Thereafter, on October 15, 1983, bank was advised that the beneficial interest in the land trust had been transferred from Ranallo to Mark A. Condic III. Condic had obtained a loan and used the proceeds to retire the note secured by the assignment of the beneficial interest in the land trust. Bank was further advised that Condic was paying the interest and attorney fees calculated by it for the retirement of the note under protest.

On November 30, 1983, trustee filed a petition in the mechanic's lien case requesting the trial court to determine the proper amount of attorney fees and interest required to retire the note and redeem the assignment of the beneficial interest in the land trust. By order dated January 27, 1984, the trial court determined that (1) it lacked jurisdiction over the subject matter of trustee's petition, (2) bank had not proceeded to foreclosure and sheriff's sale under its land trust deed, but rather had exercised its right to proceed under the Code and (3) the trust deed had been released and the note satisfied. Trustee's petition was then stricken. On the same day, the trial court granted bank's motion to be dismissed from the case on the ground that trustee's note had been paid and bank had released "its right, title and interest to the subject premises by a Release Deed dated October 11, 1983." No objection was filed by trustee to bank's motion for dismissal from the mechanic's lien case. No appeal has been taken from the order of dismissal. Trustee subsequently filed a motion for reconsideration which was denied. This appeal followed.

Trustee argues that the trial court misconceived bank's remedies and trustee's rights, in the context of the security agreement, which covered both personal and real property interests. According to trustee, this misconception by the trial court resulted in (1) the erroneous denial of trustee's motion for injunctive relief, (2) the loss of trustee's redemption right in the res of the land trust and (3) the trial court's dismissal of trustee's petition to determine attorney fees and interest.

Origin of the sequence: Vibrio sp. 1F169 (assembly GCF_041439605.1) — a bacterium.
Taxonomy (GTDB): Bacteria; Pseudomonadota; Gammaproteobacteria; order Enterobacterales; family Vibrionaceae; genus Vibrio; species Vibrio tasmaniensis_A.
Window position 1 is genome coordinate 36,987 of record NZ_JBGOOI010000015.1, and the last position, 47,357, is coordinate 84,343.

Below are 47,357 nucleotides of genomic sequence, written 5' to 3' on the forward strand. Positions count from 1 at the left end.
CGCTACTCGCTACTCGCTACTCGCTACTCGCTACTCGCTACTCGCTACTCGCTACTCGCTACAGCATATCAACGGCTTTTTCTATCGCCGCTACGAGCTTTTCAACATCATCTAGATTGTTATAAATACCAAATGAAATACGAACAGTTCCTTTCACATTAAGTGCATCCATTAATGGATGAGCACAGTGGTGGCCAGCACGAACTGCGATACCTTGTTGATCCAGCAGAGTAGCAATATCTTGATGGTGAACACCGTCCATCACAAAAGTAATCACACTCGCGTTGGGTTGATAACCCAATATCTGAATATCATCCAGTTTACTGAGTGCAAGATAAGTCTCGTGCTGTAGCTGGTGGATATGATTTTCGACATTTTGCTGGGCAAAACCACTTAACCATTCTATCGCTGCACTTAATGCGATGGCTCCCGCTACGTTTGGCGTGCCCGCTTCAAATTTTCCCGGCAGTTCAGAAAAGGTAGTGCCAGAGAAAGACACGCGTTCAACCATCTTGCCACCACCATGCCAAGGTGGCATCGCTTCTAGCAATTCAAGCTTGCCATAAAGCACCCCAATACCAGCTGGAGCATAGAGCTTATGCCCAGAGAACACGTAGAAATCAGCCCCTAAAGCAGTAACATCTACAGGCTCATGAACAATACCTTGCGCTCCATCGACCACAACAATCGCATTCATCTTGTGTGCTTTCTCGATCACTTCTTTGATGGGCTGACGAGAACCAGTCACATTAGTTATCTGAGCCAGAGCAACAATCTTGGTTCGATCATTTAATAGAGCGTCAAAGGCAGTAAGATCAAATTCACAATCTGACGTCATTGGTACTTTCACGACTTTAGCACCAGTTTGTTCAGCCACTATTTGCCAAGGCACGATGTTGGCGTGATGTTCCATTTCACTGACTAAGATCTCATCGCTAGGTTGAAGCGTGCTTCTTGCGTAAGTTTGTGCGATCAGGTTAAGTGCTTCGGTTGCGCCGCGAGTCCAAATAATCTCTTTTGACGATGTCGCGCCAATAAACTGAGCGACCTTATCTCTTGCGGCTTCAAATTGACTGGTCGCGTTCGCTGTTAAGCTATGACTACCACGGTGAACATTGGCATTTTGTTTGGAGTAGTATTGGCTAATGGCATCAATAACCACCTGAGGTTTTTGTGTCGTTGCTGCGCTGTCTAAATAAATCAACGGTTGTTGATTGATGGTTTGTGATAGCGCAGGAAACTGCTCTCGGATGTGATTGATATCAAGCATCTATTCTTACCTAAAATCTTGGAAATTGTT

We initially note that bank possessed two types of collateral for its note: realty and personalty. The realty, res, was pledged pursuant to a land trust deed and the personalty, beneficial interest, was pledged pursuant to the "Assignment Under Land Trust." The land trust deed provided for a remedy of foreclosure on the real property collateral in the event of default. The assignment supplied bank with the right to sell the beneficial interest in a Code sale. The mechanic's lien action dealt solely with the realty pledged pursuant to the land trust deed.

Trustee first argues that the trial court erroneously applied section 9-501(4) of the Illinois Commercial Code (Code) (Ill. Rev. Stat. 1985, ch. 26, par. 9-501(4)) to the note, and improperly denied trustee's motion for injunctive relief to enjoin bank's proposed Code sale of the beneficial interest in the land trust. Section 9-501(4) of the Code provides:

"If the security agreement covers both real and personal property, the secured party may proceed under this Part as to the personal property or he may proceed as to both the real and personal property in accordance with his rights and remedies in respect to the real property in which case the provisions of this Part do not apply." (Ill. Rev. Stat. 1985, ch. 26, par. 9-501(4).)

Trustee contends that section 9-501(4) barred a sale of personal property under the Code when bank elected to proceed simultaneously as to both the real and personal property which secured the note. Trustee argues that section 9-501(4) requires a secured party to elect whether to proceed against personalty under the Code, as allowed by an assignment of a beneficial interest, or against both realty and personalty in a foreclosure action pursuant to Illinois mortgage laws. (See Ill. Rev. Stat. 1985, ch. 110, par. 15-101 et seq.) According to trustee, once bank participated in the foreclosure proceedings of the mechanic's lien action, any attempt by bank to sell the beneficial interest in the land trust would be controlled by real estate law. Therefore, trustee alleges that the trial court erred in not enjoining bank's proposed Code sale. Bank, however, contends that section 9-501(4) affords a secured party with the right to proceed simultaneously against real property collateral under Illinois mortgage foreclosure law and personal property collateral under the Code.